In the post-#metoo era, arts organizations have been heart-warmingly unanimous in proclaiming their aspirations for equality, but on many occasions, the results have been rather superficial. Better than nothing, perhaps, yet all too often the actions taken come down to taking very small steps in programming, while, at the core, it is just business as usual.
The simple solution, of course, is to walk down the cancel lane. Undoubtedly deserved on some occasions, these initiatives tend to turn out counterproductive in the long run, however sincere they may be. Thus, the real solution seems to lie in establishing genuinely fresh approaches to commissioning, programming and presenting noteworthy musical works by composers from different genders, ethnic and societal backgrounds, aesthetics and approaches.
In this respect, last weekend’s Musequal Festival in Janakkala came off as one of the most promising affairs around. As manifested by the ideology of the festival organiser, the Musequal collective, the festival aims to promote equality in terms of equal realisation of human rights and the equality of people as members of a nation. According to the collective, the main goal is to make the forgotten works of historical female composers more public and enable them to become regular repertoire among both large institutions and individual actors.
With Artistic Directors Antti Tikkanen and Linda Suolahti at the helm, the two-day festival consisted of five concerts, performed at various locations around Janakkala, alongside a preliminary mid-week evening in Helsinki. The festival programming revolved around the multi-faceted music of its Composer-in-Residence, the Iranian-born, Europe-based Rouzbeh Rafie. In addition, notable contributions from Cecilia Damström were featured, alongside new commissions and premieres from Mikko Heiniö and Ylva Skog.
Photo: Maarit Kytöharju
Historical and more recent works by female composers included Dora Pejačević’s Piano Quartet (1908), Amanda Maier-Röntgen’s Piano Trio (1873-74), Grażyna Bacewicz’s Polish Caprice for Solo Violin (1949), Ann-Elise Hannikainen’s Duo for Violin and Piano (1984) as well as Kelly-Marie Murphy’s Give Me Phoenix Wings to Fly (1997). What is of key importance here, besides the music itself, at the Musequal Festival, promoting women composers was not left to female musicians alone.
Also noteworthy, the festival proved that it is indeed possible to put up a series of top-class concerts without the usual big names, save from two solo pieces by Sergei Prokofiev and one short Bach transcription, played on the kantele. In terms of aesthetics, the festival endorsed an extended stylistic arch from baroque to various contemporary idioms, from modernism to post-minimalism. Looking at geography, however, the festival remained somewhat Eurocentric, with only a handful of composers from North and South America featured, alongside Rafie.
The festival attendance was notably local. Each of the five concerts were played at a different venue, covering the main settlements in Janakkala. Thus, music was indeed brought to the people. Yet, given that there was no service on local bus routes on weekends, some of the performance venues possessed logistical challenges to those without a car at their disposal. Carpooling was indeed an option, but one had to be in the know about those, since they were mostly unannounced. Thus, in terms of accessibility, there are some problems to be solved, as always with small-budget events.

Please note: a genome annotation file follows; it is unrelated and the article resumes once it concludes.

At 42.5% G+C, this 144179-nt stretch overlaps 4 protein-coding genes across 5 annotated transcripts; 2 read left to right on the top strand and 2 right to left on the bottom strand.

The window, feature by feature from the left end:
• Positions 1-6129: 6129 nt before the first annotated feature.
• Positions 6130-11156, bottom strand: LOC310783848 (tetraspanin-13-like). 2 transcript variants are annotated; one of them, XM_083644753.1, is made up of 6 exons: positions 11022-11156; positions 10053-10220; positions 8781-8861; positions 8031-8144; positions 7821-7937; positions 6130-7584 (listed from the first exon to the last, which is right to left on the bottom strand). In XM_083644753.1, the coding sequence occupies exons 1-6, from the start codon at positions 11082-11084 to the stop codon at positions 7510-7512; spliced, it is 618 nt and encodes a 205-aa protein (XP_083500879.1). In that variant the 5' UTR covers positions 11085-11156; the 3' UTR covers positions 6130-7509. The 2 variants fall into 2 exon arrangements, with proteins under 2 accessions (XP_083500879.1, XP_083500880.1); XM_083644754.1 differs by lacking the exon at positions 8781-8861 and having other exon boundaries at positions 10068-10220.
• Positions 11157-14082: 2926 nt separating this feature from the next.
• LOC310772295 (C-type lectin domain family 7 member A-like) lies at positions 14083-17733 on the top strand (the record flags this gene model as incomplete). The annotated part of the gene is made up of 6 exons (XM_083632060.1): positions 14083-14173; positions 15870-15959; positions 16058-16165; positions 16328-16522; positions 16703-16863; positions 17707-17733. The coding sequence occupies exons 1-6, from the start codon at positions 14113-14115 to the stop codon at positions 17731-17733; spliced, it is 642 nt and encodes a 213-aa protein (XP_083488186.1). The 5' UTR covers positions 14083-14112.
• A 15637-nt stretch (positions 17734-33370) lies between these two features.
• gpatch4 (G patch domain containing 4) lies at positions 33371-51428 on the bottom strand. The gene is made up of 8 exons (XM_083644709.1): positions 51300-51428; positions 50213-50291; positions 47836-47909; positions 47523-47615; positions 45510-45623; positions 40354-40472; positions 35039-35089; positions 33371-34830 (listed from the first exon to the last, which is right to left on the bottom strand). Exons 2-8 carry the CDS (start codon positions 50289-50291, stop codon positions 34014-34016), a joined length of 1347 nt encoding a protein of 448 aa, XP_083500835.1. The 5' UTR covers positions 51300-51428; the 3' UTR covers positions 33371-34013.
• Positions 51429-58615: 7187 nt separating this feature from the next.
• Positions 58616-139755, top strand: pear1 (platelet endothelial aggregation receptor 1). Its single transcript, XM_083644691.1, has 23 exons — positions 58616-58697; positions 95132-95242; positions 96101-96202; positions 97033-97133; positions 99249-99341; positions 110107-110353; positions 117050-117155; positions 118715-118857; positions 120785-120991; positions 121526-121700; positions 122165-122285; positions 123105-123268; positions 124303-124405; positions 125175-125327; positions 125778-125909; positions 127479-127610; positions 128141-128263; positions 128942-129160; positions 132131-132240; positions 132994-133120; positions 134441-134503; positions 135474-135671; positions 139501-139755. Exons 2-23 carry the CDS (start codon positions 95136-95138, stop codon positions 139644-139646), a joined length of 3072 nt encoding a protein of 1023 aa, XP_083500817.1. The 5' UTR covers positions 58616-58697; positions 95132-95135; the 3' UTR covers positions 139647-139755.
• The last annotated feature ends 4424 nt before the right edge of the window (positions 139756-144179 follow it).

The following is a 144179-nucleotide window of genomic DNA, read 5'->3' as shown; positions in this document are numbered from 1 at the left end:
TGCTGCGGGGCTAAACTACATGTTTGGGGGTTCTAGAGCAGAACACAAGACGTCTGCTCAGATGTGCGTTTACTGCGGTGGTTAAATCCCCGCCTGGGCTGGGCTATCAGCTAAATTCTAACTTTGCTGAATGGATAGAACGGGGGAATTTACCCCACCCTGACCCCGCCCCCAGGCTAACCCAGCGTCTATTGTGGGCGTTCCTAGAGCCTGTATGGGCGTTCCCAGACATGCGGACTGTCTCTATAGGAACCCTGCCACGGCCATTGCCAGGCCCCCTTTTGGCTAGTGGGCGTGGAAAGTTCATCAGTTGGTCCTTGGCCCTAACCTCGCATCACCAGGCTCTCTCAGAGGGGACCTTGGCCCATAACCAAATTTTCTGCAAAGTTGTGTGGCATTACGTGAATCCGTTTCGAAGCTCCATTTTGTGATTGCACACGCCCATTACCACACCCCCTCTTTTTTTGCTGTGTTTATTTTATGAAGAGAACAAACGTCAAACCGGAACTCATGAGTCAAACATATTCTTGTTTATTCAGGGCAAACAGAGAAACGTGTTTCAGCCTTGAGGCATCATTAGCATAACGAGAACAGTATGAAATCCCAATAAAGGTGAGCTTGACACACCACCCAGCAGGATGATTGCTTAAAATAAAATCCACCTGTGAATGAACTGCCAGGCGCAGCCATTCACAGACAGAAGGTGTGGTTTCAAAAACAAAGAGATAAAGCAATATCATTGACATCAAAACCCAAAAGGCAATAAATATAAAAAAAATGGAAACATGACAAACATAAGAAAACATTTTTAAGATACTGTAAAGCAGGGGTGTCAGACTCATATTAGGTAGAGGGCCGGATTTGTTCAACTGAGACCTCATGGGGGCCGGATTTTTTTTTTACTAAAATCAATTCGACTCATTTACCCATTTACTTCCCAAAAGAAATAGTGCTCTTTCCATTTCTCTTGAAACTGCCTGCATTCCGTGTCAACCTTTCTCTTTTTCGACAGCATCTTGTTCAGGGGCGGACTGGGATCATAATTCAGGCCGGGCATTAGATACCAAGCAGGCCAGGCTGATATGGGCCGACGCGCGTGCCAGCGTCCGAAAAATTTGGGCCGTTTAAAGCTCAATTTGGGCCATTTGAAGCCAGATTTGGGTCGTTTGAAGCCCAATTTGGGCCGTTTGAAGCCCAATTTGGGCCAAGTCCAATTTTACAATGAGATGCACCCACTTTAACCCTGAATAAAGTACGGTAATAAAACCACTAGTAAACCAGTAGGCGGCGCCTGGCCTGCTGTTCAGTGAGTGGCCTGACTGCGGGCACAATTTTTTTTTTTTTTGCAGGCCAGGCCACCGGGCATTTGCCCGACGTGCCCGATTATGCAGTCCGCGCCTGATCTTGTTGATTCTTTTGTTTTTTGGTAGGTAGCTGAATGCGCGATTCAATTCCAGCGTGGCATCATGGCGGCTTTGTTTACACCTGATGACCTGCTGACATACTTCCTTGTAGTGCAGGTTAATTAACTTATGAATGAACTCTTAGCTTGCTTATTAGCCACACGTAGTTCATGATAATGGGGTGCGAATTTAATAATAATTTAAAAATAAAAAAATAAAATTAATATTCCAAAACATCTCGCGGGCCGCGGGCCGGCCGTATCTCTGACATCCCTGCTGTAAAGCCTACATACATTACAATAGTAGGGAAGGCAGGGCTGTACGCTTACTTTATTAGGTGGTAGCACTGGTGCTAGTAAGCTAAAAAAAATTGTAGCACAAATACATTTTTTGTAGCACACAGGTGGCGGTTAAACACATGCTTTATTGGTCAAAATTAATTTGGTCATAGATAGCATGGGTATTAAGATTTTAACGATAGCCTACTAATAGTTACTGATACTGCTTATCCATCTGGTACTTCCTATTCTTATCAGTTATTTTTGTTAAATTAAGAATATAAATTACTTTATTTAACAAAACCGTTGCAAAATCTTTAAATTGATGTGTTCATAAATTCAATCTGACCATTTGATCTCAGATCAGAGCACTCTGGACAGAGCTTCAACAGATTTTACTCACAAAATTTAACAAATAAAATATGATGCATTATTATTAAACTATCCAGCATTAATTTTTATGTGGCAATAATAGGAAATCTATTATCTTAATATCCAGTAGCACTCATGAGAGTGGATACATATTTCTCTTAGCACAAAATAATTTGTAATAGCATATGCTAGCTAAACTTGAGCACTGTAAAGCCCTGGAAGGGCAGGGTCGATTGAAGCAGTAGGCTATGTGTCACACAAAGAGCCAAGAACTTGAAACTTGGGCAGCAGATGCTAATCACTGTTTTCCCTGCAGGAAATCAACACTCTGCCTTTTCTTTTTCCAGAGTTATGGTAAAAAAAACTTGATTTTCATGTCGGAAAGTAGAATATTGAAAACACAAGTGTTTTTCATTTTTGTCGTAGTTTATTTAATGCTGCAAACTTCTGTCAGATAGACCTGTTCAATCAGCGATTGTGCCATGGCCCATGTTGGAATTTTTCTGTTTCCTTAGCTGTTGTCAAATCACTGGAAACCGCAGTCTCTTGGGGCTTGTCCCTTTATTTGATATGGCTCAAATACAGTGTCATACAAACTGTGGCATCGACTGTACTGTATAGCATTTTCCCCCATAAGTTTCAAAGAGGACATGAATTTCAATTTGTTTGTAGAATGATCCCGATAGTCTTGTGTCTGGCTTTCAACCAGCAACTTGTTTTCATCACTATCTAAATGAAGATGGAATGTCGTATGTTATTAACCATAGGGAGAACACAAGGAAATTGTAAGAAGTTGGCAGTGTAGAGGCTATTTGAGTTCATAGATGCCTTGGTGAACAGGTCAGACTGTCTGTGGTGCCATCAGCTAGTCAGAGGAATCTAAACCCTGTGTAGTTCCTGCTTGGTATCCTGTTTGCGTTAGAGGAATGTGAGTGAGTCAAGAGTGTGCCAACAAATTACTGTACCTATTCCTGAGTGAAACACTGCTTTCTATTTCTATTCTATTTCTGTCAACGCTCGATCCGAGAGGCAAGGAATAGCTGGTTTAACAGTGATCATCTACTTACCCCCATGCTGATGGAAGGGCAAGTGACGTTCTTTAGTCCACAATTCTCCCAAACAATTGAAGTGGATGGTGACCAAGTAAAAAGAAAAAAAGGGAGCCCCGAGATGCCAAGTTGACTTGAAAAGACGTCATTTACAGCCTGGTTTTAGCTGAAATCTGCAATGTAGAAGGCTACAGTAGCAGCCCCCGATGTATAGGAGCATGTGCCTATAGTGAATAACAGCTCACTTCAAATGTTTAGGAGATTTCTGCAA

True to the Musequal ideology, equality was promoted through performance and programming, both of which spoke volumes for themselves. Most importantly, nothing was dumbed down. Instead, the audiences were presented with the new and unusual, albeit in intimate and casual manner, but always without compromising the artistic quality. Take, for example, Rafie’s Karân (2021) for solo cello and live electronics, performed by Kati Raitinen on Saturday evening. Inspired by a haiku by Matsuo Bashō, the twelve-minute piece examines the idea of horizon in musical terms, combining several traditional and extended techniques, in dialogue between the soloist and the electronic part.
Photo: Maarit Kytöharju
In similar vein, Damström’s Celestial Beings (2016) for violin and viola presents the listener with scintillating sonic threads, some played on strings, others hummed and whistled, yielding to the most refined aural experience. While Maier-Röntgen’s Trio and Pejačević’s Quartet were rooted in bold, romantic gestures, some other works, such as Harri Suilamo’s Unohduksen pisara (2001) for the kantele and all those miniature guitar pieces written for Petri Kumela’s Small Creatures series, called forth sublime attentiveness.
With proper planning involved, the festival programmes came off as organic entities, ones defying standard repertoire in meaningful ways, without making eccentricity an end in itself.
From a demographical point of view, the audience base seemed to be quite similar to those attending more conventionally programmed small summer festivals. Maybe a Beethoven quartet or a Mozart trio might have lured in a few listeners more, but playing it safe would have would have resulted in diluting the festival’s main goal.
All things considered, Musequal Festival remained true to its core ideology. Programming was aptly unapologetic throughout, and each musical work was performed with commitment and enthusiasm, while maintaining delightfully easy-going overall ambience. Still, one hopes that there will be wider audiences attending the festival in the future. Whether this is to be achieved by marketing, timing or logistics, remains to be seen, but in any case, these programmes would deserve to be played to sold-out crowds.
Featured photo by Maarit Kytöharju: Petri Kumela performing Small Creatures on Saturday evening.
* In Finnish, 'Kokonainen-festivaali' is also a pun. 'Kokonainen' = entire, 'koko' = whole, 'nainen' = woman.